By Wanjeri Oguya & Yvonne Wambui
“All existence relies on the soil. Life cannot exist without soil, and soil cannot exist without life; they have co-evolved.” – Charles Kellogg
Boniface Gathogoh, a local farmer from Nyeri, wakes up at the crack of dawn to tend to his farm. However, farming is not as easy as it used to be, and the soil, not as rich and fertile. Back breaking long hours characterize his days on the farm, with little yield to show for his efforts.
“Today’s soil lacks moisture and is red, when it should be moist and dark brown. This is largely due to the adoption of ‘cheap’ ways of farming by using herbicides, pesticides, etc. In turn, soil has become degraded. It’s clear that cheap is expensive, and has harmed us as farmers in more ways than one” says Boniface Gathogoh, farmer from Nyeri County, Tetu sub county in Aguthi.
Soil Scientist Dr. Lilian Wanjiru Mbuthia states, “…crop productivity levels in Kenya are on the gradual decline.” She continues to state that, In the last twenty years, the emphasis has been on maximizing production without regard for the consequences, resulting in the depletion of soil.
She adds that constant tillage and overuse on a similar piece of land has led to nutrient depletion and soil destruction. Chemical fertilizers have also resulted in acidic soils, further worsening the situation.
The hard hitting consequences are causing a ripple effect straight from the farmers homestead, to the entire nation, threatening our food and nutrition security.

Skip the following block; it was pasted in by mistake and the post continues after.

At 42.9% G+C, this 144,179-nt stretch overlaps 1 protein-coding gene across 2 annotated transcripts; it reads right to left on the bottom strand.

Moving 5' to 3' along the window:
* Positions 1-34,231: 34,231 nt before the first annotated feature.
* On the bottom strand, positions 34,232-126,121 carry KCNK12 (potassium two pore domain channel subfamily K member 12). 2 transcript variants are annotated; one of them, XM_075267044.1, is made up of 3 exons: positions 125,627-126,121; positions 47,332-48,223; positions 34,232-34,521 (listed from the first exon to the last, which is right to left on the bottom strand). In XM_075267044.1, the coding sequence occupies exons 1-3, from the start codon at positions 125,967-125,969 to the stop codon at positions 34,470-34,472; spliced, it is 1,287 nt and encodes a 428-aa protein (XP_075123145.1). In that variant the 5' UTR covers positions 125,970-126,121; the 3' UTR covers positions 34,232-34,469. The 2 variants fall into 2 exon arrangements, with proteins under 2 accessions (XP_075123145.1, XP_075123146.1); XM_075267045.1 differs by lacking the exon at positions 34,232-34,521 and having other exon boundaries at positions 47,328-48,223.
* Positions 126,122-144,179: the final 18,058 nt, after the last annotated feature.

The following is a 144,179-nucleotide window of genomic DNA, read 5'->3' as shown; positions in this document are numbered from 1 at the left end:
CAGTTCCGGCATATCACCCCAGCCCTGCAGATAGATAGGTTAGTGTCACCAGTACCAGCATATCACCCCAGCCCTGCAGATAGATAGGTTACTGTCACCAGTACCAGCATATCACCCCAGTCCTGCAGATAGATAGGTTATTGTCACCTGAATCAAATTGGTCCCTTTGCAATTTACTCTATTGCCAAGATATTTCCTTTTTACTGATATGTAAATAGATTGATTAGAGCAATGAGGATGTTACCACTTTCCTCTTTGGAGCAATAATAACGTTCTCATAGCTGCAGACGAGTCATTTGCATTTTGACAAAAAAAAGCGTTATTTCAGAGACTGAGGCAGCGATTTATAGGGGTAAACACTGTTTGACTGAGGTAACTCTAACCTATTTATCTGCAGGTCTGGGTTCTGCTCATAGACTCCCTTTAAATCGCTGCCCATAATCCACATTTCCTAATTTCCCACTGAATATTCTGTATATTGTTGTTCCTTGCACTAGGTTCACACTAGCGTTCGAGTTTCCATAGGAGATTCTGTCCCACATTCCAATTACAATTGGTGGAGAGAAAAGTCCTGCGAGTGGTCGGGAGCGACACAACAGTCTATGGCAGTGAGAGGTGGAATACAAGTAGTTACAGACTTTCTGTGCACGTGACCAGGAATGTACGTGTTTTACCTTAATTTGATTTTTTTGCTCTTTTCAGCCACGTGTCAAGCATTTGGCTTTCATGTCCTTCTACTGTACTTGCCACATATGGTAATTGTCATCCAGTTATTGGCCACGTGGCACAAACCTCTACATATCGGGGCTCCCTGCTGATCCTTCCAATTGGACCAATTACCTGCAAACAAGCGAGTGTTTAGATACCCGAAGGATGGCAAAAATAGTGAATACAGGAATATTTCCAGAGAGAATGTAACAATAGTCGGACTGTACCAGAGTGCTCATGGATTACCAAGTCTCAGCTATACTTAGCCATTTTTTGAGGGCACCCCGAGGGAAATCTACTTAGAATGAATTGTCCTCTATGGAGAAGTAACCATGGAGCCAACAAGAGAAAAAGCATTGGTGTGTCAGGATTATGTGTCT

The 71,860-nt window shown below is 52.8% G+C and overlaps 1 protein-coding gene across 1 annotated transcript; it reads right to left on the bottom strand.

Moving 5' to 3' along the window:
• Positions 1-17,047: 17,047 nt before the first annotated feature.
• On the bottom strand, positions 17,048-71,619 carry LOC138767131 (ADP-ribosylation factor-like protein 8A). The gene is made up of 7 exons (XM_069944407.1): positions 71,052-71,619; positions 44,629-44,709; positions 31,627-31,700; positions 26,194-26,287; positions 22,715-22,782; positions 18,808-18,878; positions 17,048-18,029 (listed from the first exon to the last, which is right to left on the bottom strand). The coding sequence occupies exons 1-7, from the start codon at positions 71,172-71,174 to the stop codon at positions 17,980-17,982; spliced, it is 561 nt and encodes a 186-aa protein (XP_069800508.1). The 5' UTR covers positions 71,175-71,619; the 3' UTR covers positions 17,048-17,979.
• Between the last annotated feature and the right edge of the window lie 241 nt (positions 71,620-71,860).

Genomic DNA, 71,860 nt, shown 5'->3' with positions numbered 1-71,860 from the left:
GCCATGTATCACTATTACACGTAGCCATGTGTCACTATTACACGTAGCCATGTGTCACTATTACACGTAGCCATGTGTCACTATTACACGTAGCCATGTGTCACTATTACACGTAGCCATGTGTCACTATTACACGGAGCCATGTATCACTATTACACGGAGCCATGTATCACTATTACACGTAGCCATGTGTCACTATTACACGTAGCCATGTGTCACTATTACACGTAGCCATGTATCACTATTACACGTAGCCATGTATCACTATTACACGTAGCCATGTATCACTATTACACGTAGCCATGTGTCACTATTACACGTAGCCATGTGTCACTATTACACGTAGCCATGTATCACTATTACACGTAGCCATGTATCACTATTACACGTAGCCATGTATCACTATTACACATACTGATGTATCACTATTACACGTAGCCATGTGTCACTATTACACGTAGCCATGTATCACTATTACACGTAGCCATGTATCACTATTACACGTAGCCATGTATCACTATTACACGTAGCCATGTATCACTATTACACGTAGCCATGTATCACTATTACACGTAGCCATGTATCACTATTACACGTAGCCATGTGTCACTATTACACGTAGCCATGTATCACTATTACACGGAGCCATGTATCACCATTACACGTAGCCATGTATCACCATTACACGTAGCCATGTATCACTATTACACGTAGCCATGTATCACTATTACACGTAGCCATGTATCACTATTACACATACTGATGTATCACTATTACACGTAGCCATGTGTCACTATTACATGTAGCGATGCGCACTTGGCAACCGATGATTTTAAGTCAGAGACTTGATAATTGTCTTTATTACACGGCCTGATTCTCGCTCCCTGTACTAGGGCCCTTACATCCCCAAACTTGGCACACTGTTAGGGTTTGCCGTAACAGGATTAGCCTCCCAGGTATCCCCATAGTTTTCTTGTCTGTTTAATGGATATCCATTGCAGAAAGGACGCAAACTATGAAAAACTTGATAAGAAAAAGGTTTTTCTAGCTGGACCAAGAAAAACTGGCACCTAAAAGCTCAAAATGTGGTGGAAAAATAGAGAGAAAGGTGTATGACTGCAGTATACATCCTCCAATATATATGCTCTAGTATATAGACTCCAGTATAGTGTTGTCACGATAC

According to Lilian Wanjiru, a Soil Scientist, unless we undertake measures to heal our soils, we will be unable to feed the people of our nation, increasing our reliance on food imports. She continues to state that “The build back of soil carbon and organic matter is vital,” highlighting biochar as one of the important ingredients to enhance this process.
Biochar Experiment in Partnership with EcoAct
In 2022, The Akili Group partnered with EcoAct on a biochar experiment aimed at validating the operational aspects of carbon credits generated through biochar development. The experiment spanned from June 1, 2022, to the end of December 2023.
Biochar is a carbon-rich, porous material that enhances soil fertility, improves water retention, and sequesters carbon in the soil for extended periods. This makes it a valuable tool in sustainable agriculture and environmental management.
In Akili’s area of operation, where over 300,000 farmers earn their living from typically degraded soils, biochar has the potential to make a significant difference.
“Biochar shows huge potential for rejuvenating depleted soils. Witnessing these benefits has been amazing, and I am looking forward to educating and sharing with communities on its value.” Diana Wangui, Biochar Production Supervisor, Akili Group
Integrating biochar into agricultural practices empowers smallholder farmers to establish a sustainable soil management cycle that drives higher yields, curbs environmental impact, and enhances livelihoods.
Long-term Carbon Sequestration in Partnership with Smallholder Farmers
By incorporating biochar into their fields, smallholder farmers can contribute to carbon sequestration, helping combat climate change while improving their soils. Additionally, smallholder farmers can potentially generate income by producing biochar from surplus biomass and selling it to other farmers or markets. This creates an additional revenue stream.
The Biochar Experiment conducted in 2022 unlocked potentials of biochar, exemplified the power of collaboration, knowledge sharing, and local empowerment. As the experiment unfolded, it formed a building block for sustainable endeavors. It is envisioned that biochar will become a beacon of change, resilience, and environmental stewardship.